Histonium had no natural port, and it is not improbable that in the days of its prosperity it had a dependent port at the Punta Penna, where the current harbour that is the Porto di Vasto and the lighthouse are located, where there is good anchorage, and where Roman remains have also been found, which have been regarded, but probably erroneously, as those of the settlement of Buca.[8]


Cathedral of San Giuseppe.
Palazzo d'Avalos.

After the collapse of the Western Roman Empire, the Western half of the Empire became fully controlled by Germanic tribes until Justinian's Byzantine re-conquest, which included the province of Samnium, of which Histonium was a key town. However soon after Justinian's death, Histonium fell to the Lombards becoming incorporated into the Duchy of Benevento and, later, succumbing to the Franks c774AD. Normans under Robert Guiscard in turn captured the Duchy of Benevento in 1053. Around 1076, Histonium was renamed Guastaymonis, or the Waste of Aimone (Italian: Il Guasto d'Aimone), following raids, hence its current name. From the 13th century it was part of the Kingdom of Naples, which later merged into the Kingdom of the Two Sicilies.

In the 15th century the city's urban structure was transformed by the condottiero Giacomo Caldora, who had become its lord. The Caldora family built new city walls still seen today, including the Torre Bassano tower in Piazza Rossetti, the Torre Diomede in Vico Storto del Passero, the Torre Diamante in Piazza Verdi and Porta Catena, and with Castello Caldoresco as its primary defensive outpost.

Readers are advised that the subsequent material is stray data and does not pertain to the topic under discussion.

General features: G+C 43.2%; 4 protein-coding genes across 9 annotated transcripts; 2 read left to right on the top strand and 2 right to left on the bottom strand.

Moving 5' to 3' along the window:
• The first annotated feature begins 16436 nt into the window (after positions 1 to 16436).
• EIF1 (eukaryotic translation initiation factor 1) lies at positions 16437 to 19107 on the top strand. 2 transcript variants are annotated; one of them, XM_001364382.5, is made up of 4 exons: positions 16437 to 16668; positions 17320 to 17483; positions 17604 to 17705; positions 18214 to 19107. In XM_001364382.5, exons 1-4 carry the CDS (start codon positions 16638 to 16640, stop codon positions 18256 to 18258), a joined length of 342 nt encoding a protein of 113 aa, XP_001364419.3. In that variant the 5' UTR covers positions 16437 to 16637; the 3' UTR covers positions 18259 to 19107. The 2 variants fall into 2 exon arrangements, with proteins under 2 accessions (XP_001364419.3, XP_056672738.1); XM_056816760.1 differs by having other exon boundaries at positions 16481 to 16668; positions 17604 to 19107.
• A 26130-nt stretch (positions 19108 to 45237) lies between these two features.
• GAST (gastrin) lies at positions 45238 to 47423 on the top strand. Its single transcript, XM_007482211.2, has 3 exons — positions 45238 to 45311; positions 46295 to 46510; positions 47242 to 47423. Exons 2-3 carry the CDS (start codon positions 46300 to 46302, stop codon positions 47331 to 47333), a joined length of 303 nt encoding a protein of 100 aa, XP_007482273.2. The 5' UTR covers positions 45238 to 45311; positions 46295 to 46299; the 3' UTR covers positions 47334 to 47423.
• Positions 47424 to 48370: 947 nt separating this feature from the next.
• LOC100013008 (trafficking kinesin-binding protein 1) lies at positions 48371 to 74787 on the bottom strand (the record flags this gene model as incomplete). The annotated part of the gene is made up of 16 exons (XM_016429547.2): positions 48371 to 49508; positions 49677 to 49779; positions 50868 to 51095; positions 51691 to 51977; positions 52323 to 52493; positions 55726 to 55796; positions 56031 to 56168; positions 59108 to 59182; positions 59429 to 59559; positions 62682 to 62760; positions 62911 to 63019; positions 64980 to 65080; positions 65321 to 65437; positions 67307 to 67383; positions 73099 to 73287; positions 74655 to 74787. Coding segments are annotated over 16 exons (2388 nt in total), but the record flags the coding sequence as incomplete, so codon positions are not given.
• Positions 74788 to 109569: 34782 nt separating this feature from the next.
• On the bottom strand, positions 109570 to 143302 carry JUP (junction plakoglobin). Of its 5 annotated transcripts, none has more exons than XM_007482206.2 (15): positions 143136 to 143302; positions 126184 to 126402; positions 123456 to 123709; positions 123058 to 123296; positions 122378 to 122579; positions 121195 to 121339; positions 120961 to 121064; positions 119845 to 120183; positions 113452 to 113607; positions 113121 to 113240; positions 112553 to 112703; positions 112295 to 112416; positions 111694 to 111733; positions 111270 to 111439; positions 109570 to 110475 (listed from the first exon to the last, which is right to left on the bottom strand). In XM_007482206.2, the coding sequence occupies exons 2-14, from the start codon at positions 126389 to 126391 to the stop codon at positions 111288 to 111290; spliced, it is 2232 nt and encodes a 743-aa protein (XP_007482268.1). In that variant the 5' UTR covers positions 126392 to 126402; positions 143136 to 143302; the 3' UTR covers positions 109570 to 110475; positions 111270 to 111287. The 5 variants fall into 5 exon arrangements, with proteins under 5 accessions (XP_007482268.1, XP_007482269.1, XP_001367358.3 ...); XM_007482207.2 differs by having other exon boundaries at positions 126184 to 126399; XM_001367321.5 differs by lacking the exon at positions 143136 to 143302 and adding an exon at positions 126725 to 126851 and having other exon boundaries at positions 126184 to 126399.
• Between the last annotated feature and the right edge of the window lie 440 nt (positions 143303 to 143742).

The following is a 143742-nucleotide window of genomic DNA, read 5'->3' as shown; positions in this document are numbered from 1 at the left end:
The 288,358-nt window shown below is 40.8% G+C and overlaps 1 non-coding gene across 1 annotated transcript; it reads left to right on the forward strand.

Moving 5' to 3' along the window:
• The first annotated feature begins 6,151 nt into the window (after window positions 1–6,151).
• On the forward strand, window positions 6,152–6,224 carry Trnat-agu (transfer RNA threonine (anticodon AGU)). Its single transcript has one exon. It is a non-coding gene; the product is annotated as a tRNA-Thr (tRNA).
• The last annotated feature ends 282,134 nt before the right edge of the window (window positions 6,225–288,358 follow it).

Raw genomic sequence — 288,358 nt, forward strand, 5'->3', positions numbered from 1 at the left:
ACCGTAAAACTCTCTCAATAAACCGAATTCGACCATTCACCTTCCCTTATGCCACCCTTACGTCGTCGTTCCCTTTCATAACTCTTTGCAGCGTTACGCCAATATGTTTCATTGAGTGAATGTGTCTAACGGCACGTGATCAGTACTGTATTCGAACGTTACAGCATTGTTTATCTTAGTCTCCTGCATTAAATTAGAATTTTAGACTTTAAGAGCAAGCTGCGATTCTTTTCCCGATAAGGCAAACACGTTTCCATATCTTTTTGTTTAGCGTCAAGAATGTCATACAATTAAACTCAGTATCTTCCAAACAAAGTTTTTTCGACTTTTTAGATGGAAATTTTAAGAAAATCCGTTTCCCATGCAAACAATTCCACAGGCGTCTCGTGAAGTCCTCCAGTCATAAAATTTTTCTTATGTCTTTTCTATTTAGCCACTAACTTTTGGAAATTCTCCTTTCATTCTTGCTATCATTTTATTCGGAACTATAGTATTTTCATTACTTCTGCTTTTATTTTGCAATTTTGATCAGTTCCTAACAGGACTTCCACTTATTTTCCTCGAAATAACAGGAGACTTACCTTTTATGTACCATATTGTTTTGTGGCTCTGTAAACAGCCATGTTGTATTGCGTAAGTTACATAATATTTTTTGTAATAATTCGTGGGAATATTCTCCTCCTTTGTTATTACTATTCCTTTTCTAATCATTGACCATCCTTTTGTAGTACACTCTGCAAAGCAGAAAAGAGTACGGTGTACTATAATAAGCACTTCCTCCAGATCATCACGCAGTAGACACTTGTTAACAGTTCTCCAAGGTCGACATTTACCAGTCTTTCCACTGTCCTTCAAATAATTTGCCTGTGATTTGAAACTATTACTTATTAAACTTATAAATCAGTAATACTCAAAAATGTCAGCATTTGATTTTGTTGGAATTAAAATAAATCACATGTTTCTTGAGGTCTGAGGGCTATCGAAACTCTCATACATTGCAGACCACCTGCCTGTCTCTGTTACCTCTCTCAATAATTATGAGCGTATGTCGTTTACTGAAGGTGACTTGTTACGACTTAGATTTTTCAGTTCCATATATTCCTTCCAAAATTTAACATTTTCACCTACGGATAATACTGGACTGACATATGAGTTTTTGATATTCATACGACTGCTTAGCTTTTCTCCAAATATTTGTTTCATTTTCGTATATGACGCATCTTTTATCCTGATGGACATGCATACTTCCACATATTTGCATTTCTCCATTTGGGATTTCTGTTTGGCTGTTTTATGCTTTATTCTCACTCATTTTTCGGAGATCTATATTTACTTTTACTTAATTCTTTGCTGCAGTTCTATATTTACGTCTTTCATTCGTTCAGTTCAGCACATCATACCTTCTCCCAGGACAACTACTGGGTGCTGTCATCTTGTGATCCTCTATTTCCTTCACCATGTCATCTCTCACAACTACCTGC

In 1566 the Turkish Ottoman naval forces, led by Piyale Pasha, destroyed much of the city by fire, including the Castello Caldoresco, the Church of Santa Margherita and the Palazzo d'Avalos (formerly a home of Vittoria Colonna - close confidante of Michelangelo - now the Musei di Palazzo d'Avalos).

From Spanish rule until Italy's Unification

Under the Spanish rule of southern Italy, Vasto became fief of the Marquises d'Avalos, and under the reign of Cesare Michelangelo (marquis from 1697 to 1729), Vasto reached its zenith. Only superficially shaken by revolutionary events in 1799 (a short-lived Republic of Vasto was immediately overthrown by the sanfedista, or loyalists), the city's history was reflected in the nation's throughout the Restoration to the Unity of Italy when a liberal elite governed.

The poet and scholar Gabriele Rossetti was born in Vasto on 28 February 1783. Rossetti's published works include literary criticism, Romantic poetry such as his long poem Il Veggente in Solitudine of 1846, and his autobiography. Gabriele went into political exile in 1821, settling in London, England.